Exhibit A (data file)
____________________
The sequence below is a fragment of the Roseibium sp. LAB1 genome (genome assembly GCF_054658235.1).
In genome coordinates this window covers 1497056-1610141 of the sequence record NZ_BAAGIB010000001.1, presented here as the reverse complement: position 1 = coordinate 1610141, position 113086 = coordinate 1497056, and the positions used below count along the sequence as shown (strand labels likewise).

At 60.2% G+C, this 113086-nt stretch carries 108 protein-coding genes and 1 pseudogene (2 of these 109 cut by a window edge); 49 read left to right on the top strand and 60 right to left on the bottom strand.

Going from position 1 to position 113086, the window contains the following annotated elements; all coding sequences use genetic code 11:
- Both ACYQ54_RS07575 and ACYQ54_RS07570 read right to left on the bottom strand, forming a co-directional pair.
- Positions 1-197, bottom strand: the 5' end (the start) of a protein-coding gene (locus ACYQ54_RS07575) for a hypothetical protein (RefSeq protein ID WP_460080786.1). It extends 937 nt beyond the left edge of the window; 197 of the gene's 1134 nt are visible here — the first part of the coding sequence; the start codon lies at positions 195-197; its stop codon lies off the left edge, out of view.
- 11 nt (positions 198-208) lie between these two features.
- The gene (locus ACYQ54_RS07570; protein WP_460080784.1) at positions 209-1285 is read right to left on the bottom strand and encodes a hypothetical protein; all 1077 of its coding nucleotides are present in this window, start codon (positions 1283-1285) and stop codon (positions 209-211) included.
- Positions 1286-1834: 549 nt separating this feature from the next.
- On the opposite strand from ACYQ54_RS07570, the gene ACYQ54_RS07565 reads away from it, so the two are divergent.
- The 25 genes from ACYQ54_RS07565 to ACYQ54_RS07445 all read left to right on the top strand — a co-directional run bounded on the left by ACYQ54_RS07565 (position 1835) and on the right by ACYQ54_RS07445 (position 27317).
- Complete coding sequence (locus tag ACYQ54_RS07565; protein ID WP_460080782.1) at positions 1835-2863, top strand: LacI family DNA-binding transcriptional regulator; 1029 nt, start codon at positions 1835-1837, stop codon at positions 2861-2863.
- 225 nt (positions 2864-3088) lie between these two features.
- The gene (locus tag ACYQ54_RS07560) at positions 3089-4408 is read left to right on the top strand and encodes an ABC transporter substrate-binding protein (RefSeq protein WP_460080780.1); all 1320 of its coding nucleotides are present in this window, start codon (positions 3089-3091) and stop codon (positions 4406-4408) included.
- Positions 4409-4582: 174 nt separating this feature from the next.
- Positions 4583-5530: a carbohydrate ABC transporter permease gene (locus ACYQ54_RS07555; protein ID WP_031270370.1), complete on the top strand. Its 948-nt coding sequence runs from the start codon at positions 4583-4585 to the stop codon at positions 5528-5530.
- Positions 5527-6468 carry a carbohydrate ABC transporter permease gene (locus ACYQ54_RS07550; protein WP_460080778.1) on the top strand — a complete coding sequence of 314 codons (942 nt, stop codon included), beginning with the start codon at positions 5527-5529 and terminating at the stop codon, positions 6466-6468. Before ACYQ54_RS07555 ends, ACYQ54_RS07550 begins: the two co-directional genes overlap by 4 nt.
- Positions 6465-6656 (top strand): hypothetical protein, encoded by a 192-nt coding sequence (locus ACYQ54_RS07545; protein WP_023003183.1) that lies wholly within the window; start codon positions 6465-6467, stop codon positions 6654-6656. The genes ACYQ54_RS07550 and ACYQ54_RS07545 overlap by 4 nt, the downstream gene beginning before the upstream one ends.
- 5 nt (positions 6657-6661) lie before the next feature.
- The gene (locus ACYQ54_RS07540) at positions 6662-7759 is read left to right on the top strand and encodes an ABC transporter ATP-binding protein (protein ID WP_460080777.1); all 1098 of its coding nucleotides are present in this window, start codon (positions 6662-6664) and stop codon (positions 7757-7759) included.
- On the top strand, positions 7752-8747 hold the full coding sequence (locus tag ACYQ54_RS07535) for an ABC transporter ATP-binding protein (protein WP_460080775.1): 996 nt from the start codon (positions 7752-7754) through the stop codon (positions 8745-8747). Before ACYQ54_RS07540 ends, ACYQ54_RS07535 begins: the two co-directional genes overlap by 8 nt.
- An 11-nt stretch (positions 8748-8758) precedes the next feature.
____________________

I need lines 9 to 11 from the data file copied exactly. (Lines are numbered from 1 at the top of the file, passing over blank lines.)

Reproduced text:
- Positions 1286-1834: 549 nt separating this feature from the next.
- On the opposite strand from ACYQ54_RS07570, the gene ACYQ54_RS07565 reads away from it, so the two are divergent.
- The 25 genes from ACYQ54_RS07565 to ACYQ54_RS07445 all read left to right on the top strand — a co-directional run bounded on the left by ACYQ54_RS07565 (position 1835) and on the right by ACYQ54_RS07445 (position 27317).